The Coalition asked National Treasury to: make available, in full, the evidence upon which it based its claim that raising direct taxes (such as PIT and CIT) is more harmful to economic growth, including the assumptions and models upon which these are based; provide its analysis of the distributional effects of its proposals; and provide evidence of its reasoning on the proposal level and rate of contraction in borrowing in relation to the need to boost economic growth.

Discussion
Ms Tobias commented on proposals which implied that taxing few people in the high income tax bracket was unsustainable. South Africa was dealing with a complex matter and redressing inequality originating from the injustices of the past was crucial. The country should come together and come up with solutions. She indicated that the PIC loan to Eskom was not a blank cheque but a business transaction. She agreed that corruption had to be dealt with decisively. She noted the various proposals being put forward in raising revenue. She felt the Joint Committee would require more presentations on the wealth tax, and the various scenarios and models articulated by the submissions. She asked how the immediate revenue shortfall would be addressed in an event that the VAT increase was not put into effect.

Mr Monakedi agreed that accountability on the part of the executive and effective oversight by the legislature was paramount. Good governance and financial management was key.

Mr Carrim indicated that the Joint Committee would allow public submissions up to the day before Members vote on the Bill. Committee staff would also engage endlessly telephonically and via email with participants. This was the first tranche of exchanges between now and November 2018. He urged Treasury to meet with the participants before the Joint Committee votes on the Bill to iron out the issues as was being presented. Most Members deeply regretted that there was going to be a VAT increase but, in the same vein, recognised it may be something which was unavoidable. This was the most challenging Budget and in particular this was the first VAT increase. This was new territory and the Joint Committee would do what it could in the face of the various constraints.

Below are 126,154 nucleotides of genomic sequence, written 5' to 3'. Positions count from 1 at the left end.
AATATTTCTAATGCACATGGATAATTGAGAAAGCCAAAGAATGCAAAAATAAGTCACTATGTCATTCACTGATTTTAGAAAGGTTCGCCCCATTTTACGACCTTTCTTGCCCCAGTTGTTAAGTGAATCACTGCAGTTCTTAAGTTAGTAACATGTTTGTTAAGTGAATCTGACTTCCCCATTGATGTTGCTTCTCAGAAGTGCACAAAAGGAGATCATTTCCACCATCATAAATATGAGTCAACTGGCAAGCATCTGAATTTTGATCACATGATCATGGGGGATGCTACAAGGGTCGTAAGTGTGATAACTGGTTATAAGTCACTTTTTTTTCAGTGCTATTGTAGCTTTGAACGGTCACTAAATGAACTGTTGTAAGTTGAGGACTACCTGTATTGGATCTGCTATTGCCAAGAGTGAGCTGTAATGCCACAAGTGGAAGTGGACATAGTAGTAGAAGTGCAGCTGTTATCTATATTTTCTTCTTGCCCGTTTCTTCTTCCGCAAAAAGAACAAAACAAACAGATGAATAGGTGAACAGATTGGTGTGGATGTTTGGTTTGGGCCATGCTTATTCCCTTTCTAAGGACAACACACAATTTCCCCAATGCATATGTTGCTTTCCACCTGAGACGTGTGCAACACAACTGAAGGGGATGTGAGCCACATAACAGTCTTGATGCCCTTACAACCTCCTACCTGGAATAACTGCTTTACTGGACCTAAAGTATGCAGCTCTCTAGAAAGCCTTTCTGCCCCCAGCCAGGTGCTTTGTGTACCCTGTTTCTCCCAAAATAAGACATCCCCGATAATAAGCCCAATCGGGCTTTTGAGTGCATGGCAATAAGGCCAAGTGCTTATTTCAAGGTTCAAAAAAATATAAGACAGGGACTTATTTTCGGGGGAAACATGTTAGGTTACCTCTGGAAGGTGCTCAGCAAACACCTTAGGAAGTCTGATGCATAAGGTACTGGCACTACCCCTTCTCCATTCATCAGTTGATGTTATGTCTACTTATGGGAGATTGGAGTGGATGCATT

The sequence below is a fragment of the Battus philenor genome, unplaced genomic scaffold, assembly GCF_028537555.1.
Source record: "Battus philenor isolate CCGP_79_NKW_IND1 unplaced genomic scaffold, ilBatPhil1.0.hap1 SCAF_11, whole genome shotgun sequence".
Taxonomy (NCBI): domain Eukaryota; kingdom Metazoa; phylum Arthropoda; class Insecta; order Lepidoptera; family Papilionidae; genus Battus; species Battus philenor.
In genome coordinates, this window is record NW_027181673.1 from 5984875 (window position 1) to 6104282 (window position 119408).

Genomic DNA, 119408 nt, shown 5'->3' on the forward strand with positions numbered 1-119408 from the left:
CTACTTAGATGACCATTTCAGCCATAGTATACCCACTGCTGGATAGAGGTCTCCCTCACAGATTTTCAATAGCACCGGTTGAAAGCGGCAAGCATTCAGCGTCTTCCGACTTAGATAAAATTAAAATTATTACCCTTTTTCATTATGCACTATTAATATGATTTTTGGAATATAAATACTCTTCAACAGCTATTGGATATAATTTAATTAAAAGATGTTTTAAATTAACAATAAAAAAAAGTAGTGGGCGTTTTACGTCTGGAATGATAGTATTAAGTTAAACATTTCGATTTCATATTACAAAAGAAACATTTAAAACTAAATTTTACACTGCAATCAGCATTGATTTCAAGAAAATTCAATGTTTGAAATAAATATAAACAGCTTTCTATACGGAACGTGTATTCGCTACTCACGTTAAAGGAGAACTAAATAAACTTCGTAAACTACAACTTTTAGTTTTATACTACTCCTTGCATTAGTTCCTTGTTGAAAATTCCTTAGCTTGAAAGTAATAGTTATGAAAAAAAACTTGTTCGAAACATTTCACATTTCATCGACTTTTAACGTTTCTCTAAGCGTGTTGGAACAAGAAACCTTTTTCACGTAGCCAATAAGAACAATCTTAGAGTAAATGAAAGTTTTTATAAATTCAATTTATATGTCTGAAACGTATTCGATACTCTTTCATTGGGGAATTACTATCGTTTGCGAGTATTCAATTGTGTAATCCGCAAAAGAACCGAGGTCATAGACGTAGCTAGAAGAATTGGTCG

Mr Johnston agreed with the comment that there was need to address inequality. Outa did not disagree with the principle at all. On loans to SOEs, the fact that the PIC injection into Eskom became necessary was problematic. It is understandable that it was ultimately necessary but the consistent bailout of SOEs by government was unsustainable. Maladministration, corruption, deviation from normal procurement procedure among other ills had to be addressed. He implored deeper formal public participation as it was a good avenue to also augment Committee capacity.

Ms Waterhouse said stakeholders may not know enough but trusted that Treasury had not exhausted all revenue alternatives other than the VAT.

Dr Isaacs commented on the revenue shortfalls which would result if the VAT increase was deferred. It was a complex question with implications for any tax proposal. He presumed that Treasury had made the choices with a slew of alternatives and scenarios which could be brought forward and also made available to the public. These must be thoroughly interrogated by the public. Parliament should not be held hostage by Treasury by providing one tax proposal.

Mr Carrim clarified that the Joint Committee was not being held hostage to the Treasury proposals but desired to reach some concerted conclusions. Given the constraints that Parliament faces during the tax year, it was vital to deal with proposals that are perceived to hurt the low income earners. He urged Treasury to consult far more concertedly. Parliament would also do its research independent of executive and stakeholder processes.

Quaker Peace Centre (QPC) submission
Ms Carol Bower, Chairperson, Quaker Peace Centre, at the outset, acknowledged with appreciation that the budget contained a number of provisions which have pleased the organisation. These included: the increase in excise duty on luxury goods; the provisions made for school feeding schemes; and the increases in social grants, in particular raising the Child Support Grant to R400 a month. However, it remained concerned at the consistent below-inflation increases to grants annually.